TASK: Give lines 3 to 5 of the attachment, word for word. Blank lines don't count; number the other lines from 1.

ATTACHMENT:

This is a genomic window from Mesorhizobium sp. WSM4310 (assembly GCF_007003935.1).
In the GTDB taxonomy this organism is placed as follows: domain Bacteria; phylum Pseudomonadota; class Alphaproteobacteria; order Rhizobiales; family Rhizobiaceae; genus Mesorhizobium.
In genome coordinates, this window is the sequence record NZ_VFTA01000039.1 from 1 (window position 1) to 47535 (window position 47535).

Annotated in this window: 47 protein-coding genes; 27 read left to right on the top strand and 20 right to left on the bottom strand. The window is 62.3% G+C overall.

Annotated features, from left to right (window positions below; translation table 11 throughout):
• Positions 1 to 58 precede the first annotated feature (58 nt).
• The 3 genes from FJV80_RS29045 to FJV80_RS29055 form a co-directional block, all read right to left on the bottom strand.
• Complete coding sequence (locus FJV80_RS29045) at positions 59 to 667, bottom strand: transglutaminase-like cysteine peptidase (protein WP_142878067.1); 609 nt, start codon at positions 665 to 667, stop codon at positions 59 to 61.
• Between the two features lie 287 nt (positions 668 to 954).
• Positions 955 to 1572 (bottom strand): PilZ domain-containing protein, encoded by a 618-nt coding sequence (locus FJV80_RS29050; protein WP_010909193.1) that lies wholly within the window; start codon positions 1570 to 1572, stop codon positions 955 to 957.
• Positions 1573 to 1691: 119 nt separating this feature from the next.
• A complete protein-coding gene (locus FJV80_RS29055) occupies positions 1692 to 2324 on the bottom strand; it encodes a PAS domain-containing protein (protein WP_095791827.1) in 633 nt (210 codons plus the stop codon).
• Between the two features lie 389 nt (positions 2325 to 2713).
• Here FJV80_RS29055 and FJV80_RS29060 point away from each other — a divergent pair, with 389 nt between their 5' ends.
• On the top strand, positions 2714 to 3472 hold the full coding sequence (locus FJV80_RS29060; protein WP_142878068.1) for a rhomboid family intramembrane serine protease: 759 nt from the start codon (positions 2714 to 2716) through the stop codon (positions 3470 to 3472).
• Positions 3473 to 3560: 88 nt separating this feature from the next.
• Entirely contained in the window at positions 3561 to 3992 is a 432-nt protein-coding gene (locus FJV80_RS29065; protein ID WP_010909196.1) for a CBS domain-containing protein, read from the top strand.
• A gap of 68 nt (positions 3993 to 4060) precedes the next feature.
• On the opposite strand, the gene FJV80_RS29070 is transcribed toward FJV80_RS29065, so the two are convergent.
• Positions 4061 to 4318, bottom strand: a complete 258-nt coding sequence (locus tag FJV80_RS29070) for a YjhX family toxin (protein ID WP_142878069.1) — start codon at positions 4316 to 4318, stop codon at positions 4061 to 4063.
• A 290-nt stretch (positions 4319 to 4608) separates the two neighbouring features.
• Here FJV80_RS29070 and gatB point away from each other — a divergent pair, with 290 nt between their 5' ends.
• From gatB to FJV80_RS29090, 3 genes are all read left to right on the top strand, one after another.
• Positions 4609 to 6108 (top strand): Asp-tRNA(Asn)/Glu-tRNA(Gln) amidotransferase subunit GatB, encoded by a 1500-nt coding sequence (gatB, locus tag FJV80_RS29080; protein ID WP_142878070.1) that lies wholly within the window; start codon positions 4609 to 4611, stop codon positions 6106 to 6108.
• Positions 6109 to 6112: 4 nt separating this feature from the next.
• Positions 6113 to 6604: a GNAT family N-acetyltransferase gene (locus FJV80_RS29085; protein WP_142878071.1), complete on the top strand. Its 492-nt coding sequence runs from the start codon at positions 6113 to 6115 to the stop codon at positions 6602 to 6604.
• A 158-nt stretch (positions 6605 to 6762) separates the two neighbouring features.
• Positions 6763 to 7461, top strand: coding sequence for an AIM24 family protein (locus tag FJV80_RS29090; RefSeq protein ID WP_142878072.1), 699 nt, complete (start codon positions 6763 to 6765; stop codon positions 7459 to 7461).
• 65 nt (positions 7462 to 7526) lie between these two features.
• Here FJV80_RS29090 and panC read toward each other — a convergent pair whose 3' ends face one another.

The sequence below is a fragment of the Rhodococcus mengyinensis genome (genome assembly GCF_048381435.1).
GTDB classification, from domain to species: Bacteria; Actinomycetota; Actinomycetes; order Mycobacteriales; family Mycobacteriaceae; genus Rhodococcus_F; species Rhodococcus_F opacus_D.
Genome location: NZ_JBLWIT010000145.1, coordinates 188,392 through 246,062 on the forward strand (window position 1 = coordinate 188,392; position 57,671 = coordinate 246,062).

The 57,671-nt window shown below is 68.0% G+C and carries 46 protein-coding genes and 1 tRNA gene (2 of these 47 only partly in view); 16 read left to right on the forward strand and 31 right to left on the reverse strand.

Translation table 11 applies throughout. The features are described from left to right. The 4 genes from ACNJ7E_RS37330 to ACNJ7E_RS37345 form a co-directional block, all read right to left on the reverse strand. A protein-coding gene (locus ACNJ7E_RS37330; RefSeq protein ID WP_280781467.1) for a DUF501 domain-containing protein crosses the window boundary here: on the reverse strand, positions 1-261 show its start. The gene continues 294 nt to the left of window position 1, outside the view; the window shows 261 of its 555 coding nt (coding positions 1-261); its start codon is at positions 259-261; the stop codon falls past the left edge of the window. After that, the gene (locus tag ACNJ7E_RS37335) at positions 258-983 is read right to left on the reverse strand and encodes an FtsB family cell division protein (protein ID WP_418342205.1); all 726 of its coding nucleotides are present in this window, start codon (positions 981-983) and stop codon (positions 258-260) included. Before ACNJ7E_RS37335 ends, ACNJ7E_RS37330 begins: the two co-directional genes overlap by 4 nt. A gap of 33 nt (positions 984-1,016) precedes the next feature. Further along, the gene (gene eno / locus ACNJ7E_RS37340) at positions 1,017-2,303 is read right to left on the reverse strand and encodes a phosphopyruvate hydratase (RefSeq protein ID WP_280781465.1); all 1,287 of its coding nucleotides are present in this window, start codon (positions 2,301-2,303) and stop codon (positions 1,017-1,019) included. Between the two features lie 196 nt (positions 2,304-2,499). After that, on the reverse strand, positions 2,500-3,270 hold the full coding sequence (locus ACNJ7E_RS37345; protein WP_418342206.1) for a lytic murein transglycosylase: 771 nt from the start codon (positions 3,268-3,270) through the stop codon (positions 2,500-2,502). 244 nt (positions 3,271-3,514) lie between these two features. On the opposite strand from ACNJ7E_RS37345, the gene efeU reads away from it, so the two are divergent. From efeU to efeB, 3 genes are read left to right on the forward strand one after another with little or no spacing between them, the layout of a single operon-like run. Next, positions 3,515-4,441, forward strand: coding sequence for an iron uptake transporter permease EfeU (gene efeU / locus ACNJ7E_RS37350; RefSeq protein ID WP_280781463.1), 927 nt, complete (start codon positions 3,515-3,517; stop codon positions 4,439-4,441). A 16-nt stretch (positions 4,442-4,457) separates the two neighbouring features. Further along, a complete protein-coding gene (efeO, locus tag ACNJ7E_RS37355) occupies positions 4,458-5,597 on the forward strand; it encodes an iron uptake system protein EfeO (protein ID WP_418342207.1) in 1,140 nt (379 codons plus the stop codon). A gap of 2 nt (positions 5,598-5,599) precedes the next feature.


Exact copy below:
In genome coordinates, this window is the sequence record NZ_VFTA01000039.1 from 1 (window position 1) to 47535 (window position 47535).

Annotated in this window: 47 protein-coding genes; 27 read left to right on the top strand and 20 right to left on the bottom strand. The window is 62.3% G+C overall.

Annotated features, from left to right (window positions below; translation table 11 throughout):